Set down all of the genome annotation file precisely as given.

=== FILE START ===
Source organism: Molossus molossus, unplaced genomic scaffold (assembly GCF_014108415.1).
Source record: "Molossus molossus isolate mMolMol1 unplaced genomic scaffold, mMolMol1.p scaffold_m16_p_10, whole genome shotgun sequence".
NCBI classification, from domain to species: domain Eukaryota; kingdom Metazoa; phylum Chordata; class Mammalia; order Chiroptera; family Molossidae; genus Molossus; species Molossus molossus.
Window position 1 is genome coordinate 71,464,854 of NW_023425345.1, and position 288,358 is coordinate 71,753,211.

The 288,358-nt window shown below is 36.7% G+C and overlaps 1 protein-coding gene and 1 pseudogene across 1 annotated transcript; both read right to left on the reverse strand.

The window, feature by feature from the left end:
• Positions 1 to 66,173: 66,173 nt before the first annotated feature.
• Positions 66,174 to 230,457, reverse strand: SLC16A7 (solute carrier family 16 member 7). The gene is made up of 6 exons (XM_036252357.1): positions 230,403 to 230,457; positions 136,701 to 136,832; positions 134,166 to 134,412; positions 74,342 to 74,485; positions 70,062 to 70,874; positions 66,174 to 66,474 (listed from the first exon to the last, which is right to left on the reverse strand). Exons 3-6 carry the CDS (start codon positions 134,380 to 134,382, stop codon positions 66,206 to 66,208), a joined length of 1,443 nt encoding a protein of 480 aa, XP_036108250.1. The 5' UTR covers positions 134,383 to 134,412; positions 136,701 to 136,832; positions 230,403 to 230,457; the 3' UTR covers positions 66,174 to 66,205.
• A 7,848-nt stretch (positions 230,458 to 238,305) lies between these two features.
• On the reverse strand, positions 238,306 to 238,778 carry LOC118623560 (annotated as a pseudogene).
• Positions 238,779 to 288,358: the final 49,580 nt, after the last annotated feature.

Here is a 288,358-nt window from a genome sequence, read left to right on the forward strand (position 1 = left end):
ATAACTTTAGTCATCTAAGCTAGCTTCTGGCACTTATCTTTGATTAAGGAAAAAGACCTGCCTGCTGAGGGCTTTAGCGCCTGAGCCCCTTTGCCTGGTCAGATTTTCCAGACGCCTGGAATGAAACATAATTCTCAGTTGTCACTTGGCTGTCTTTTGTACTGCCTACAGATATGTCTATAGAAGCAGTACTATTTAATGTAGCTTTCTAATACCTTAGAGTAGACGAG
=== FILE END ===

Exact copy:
Source organism: Molossus molossus, unplaced genomic scaffold (assembly GCF_014108415.1).
Source record: "Molossus molossus isolate mMolMol1 unplaced genomic scaffold, mMolMol1.p scaffold_m16_p_10, whole genome shotgun sequence".
NCBI classification, from domain to species: domain Eukaryota; kingdom Metazoa; phylum Chordata; class Mammalia; order Chiroptera; family Molossidae; genus Molossus; species Molossus molossus.
Window position 1 is genome coordinate 71,464,854 of NW_023425345.1, and position 288,358 is coordinate 71,753,211.

The 288,358-nt window shown below is 36.7% G+C and overlaps 1 protein-coding gene and 1 pseudogene across 1 annotated transcript; both read right to left on the reverse strand.

The window, feature by feature from the left end:
• Positions 1 to 66,173: 66,173 nt before the first annotated feature.
• Positions 66,174 to 230,457, reverse strand: SLC16A7 (solute carrier family 16 member 7). The gene is made up of 6 exons (XM_036252357.1): positions 230,403 to 230,457; positions 136,701 to 136,832; positions 134,166 to 134,412; positions 74,342 to 74,485; positions 70,062 to 70,874; positions 66,174 to 66,474 (listed from the first exon to the last, which is right to left on the reverse strand). Exons 3-6 carry the CDS (start codon positions 134,380 to 134,382, stop codon positions 66,206 to 66,208), a joined length of 1,443 nt encoding a protein of 480 aa, XP_036108250.1. The 5' UTR covers positions 134,383 to 134,412; positions 136,701 to 136,832; positions 230,403 to 230,457; the 3' UTR covers positions 66,174 to 66,205.
• A 7,848-nt stretch (positions 230,458 to 238,305) lies between these two features.
• On the reverse strand, positions 238,306 to 238,778 carry LOC118623560 (annotated as a pseudogene).
• Positions 238,779 to 288,358: the final 49,580 nt, after the last annotated feature.

Here is a 288,358-nt window from a genome sequence, read left to right on the forward strand (position 1 = left end):
ATAACTTTAGTCATCTAAGCTAGCTTCTGGCACTTATCTTTGATTAAGGAAAAAGACCTGCCTGCTGAGGGCTTTAGCGCCTGAGCCCCTTTGCCTGGTCAGATTTTCCAGACGCCTGGAATGAAACATAATTCTCAGTTGTCACTTGGCTGTCTTTTGTACTGCCTACAGATATGTCTATAGAAGCAGTACTATTTAATGTAGCTTTCTAATACCTTAGAGTAGACGAG